Whether it be dressing up as President Trump in his latest creation, or strolling down the street in a full-body G-String, his character Borat is one of the most popular parodies of all time. But it’s not just comedy that Cohen is known for: his ability to provide serious performances, as well as laugh-out-loud moments, means that he’s often cast in some of the biggest movies around. Here’s a look at some of them.
Les Miserables – sleazy innkeeper
You might not have had Baron Cohen down as a talented singer, but his role as crooked innkeeper Monsieur Thénardier in this classic musical allows him to show off his vocal range. Alongside on-screen wife Helena Bonham Carter, he runs a sordid hotel which serves as a backdrop to plotting, bribery and blackmail.
The role also allows him to display his extravagant acting ability. Striding around in a military uniform, he’s a commanding on-screen presence as he conspires to make life as difficult as possible for lead character Jean Valjean.
While he might not have won as many plaudits as Anne Hathaway in the film – the actress won one of the film’s three Oscars for her supporting role – Baron Cohen still plays an important part in providing some of the complex back story to the movie.
Sweeney Todd – Italian barber
While cast in another musical role, this movie sees Baron Cohen in a different look altogether – as flamboyant Italian barber Adolfo Pirelli, Sweeney Todd’s hated rival.
The actor’s towering height and unusual face suit the role perfectly, and his flamboyant acting style comes to the fore in an entertaining shaving contest with Sweeney Todd.
The film was hailed as the finest of 2007 by one critic and won a string of awards including an Oscar and two Golden Globes. Baron Cohen won high praise for his role.
Unfortunately for character Pirelli, though, the movie sees him humiliated at the hands of Todd, and subject to a predictably gruesome ending for someone who dares to come up against the Demon Barber of Fleet Street.
The Trial of the Chicago 7 – Anti-war activist
Baron Cohen manages to inject some humour into a serious situation through his role as anti-Vietnam activist Abbie Hoffman in Aaron Sorkin’s drama. Central to the movie are the epic courtroom battles between Hoffman and the prosecution, where Cohen’s enigmatic speaking skills really bring his character to life, and his scenes with fellow actor Eddie Redmayne show just how passionate the protest movement was.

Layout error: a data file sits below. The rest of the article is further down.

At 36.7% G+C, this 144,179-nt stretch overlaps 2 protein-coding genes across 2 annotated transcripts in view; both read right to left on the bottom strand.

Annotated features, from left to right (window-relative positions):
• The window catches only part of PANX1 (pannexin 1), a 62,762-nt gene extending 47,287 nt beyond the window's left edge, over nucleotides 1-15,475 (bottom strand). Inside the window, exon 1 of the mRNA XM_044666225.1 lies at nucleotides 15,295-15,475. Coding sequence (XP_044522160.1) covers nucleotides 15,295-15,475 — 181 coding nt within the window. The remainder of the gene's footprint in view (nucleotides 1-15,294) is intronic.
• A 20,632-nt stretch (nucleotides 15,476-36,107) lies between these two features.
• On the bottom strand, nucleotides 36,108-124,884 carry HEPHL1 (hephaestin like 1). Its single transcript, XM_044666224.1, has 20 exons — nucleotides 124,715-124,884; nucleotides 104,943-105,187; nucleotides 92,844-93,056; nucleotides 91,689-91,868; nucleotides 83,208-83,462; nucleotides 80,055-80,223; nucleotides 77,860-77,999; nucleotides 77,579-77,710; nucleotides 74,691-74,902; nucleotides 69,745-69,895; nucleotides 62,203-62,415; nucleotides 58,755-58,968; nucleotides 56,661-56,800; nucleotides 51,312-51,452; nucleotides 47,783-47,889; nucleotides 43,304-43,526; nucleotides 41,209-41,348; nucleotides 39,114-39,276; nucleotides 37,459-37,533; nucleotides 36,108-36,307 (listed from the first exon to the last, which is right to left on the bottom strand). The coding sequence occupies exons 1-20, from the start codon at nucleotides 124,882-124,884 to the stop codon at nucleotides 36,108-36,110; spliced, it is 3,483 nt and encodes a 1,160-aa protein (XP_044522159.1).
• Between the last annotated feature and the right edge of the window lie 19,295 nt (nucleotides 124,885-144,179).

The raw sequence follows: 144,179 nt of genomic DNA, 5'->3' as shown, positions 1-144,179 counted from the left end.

The film was originally set to premiere in cinemas before the COVID-19 pandemic, but Paramount sold its distribution rights to Netflix instead. At the time of writing, this is the only way to legally view the movie, which is great if you already have a subscription. For those that don’t, the company do offer regular free trials – a tactic used by many online companies as a way of giving the customer a taste of their products, in the form of things like gift cards and no deposit casino bonuses. As such, this is a great way to watch Cohen’s virtuoso performance for free.
Hugo – Railway stationmaster
Perhaps the most critically acclaimed of all Baron Cohen’s movies, Hugo won five Oscars for its moving portrayal of an orphan living alone in a Paris railway station. Cast as the pompous stationmaster Inspector Dasté, Baron Cohen is superb as his character torments the boy, threatening to send him to an orphanage.
While the inspector is a real bad guy in the movie, Cohen’s acting range allows him to project a vulnerable side to the character. His leg brace from a war injury offers a hint to the insecurity that powers his menacing behaviour, and director Martin Scorsese saw Cohen as the ideal actor to play such a complex role.
Although a box office disaster, the movie is a classic, drawing on social themes of poverty and hierarchy. Baron Cohen helps to present the fearsome nature of authority in 1930s Paris, while maintaining a human side to his character. Always worth a watch.
The Madagascar trilogy – a king lemur
Baron Cohen first dived into the cartoon world in the original Madagascar movie in 2005 – an entertaining tale about a zany bunch of animals who break free from a New York zoo, only to find themselves transported to Africa where things are much more wild than they imagined.
There’s Marty the zebra, Alex the lion and Melman the giraffe, all contributing their own unique personalities to the chaos, but it’s Baron Cohen’s King Junior – a self-centred lemur – who steals the show. His version of hit song ‘I Like to Move It’ became a global smash, played at kids’ parties all over the world. But it’s how the character came into being that’s the most intriguing part.
Originally Cohen and King Junior were only due to have a two-line part, but the actor’s improvised eight-minute audition — using an accent based on his own lawyer’s — convinced the movie’s producers that the character needed more airtime. It led to him playing a central part throughout the Madagascar series.
Talladega Nights – Formula One driver
Although Sacha Baron Cohen’s breakthrough Hollywood role, it remains one of his most memorable. As arrogant French driver Juan Girard, he brings all his flamboyance to the fore – reading Camus while driving, smoking ultra-thin cigarettes and generally antagonising Will Ferrell’s character Ricky Bobby.
While there are flashes of Borat in this character by the way he seeks to provoke those around him, Baron Cohen still shines in his unique take of a comedy bad boy. Moto journalist Leo Parente described it as the most accurate racing film he’d ever seen, unsarcastically, which goes to show the great job that all of the actors did – even if it was a comedy.